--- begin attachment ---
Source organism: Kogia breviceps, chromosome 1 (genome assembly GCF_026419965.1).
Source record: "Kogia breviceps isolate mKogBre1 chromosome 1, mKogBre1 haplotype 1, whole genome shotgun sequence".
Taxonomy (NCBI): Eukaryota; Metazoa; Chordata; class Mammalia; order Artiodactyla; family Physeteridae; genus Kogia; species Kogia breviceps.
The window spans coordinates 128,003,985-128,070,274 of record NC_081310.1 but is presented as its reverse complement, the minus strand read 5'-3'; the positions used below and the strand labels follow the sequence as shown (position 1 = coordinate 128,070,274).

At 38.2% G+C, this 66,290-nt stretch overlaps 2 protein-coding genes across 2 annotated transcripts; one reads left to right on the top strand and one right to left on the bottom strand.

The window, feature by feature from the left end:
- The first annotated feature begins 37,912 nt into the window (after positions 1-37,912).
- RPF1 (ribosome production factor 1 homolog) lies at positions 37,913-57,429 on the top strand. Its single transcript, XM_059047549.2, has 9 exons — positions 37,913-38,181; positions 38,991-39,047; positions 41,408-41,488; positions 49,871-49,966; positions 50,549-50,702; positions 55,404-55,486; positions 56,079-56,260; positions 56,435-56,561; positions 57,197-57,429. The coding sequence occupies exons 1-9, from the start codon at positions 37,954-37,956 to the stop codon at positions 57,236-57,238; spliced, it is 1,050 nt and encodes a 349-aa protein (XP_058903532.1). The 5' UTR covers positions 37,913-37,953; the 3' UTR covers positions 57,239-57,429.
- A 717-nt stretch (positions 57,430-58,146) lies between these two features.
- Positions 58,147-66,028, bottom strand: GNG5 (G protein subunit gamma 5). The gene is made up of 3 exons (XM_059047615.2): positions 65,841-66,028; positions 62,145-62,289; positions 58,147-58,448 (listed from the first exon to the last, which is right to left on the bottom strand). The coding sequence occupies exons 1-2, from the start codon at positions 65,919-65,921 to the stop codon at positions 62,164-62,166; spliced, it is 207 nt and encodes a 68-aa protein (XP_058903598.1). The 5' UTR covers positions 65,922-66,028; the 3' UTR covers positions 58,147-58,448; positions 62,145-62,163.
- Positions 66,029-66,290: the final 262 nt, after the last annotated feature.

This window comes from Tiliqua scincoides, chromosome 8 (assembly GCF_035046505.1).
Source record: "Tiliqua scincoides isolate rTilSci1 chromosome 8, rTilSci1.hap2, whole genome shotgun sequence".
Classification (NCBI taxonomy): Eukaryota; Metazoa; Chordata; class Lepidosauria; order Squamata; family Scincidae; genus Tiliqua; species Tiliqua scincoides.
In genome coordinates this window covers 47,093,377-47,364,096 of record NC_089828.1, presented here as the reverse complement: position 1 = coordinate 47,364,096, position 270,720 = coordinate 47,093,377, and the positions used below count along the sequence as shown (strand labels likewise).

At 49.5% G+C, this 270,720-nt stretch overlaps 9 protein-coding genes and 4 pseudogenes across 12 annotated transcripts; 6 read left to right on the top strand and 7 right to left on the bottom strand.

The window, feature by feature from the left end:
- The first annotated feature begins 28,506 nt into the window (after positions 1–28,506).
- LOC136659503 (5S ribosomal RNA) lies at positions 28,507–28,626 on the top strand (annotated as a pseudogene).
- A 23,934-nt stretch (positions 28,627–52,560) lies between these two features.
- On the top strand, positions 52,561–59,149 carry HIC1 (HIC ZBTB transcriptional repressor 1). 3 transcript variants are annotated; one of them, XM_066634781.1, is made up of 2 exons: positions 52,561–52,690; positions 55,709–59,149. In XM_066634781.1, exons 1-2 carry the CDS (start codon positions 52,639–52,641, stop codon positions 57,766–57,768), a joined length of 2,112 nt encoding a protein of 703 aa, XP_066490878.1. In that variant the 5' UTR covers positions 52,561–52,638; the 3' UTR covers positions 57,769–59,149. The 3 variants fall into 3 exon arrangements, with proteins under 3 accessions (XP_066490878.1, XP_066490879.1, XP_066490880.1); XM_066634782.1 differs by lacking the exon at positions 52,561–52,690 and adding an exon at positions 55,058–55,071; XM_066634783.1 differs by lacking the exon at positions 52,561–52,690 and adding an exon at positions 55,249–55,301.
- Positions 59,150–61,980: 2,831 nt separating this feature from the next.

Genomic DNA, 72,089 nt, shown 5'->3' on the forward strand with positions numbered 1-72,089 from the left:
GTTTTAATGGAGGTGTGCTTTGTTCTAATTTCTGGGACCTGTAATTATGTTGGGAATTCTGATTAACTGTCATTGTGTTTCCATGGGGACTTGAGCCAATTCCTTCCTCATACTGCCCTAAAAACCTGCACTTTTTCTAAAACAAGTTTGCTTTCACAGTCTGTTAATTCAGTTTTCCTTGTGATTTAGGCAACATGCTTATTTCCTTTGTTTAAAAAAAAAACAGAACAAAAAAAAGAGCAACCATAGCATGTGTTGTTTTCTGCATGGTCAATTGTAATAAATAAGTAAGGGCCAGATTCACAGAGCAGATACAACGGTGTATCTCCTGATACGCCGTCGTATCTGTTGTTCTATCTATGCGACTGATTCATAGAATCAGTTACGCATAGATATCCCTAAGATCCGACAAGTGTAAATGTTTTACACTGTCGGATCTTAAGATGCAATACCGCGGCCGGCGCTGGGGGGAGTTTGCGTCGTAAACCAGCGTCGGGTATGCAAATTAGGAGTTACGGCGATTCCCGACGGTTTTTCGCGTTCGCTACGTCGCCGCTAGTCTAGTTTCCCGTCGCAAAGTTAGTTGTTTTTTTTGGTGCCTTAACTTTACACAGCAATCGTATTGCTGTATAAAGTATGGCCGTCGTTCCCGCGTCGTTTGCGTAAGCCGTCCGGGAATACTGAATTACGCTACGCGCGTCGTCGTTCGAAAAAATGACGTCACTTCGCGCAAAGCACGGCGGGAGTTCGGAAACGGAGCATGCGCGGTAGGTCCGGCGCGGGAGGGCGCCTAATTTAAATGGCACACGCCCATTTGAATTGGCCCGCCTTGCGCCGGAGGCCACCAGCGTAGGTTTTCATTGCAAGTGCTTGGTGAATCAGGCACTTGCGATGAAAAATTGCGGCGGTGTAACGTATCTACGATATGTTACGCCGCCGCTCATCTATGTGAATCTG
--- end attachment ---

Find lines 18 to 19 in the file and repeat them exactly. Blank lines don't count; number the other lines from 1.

- The first annotated feature begins 28,506 nt into the window (after positions 1–28,506).
- LOC136659503 (5S ribosomal RNA) lies at positions 28,507–28,626 on the top strand (annotated as a pseudogene).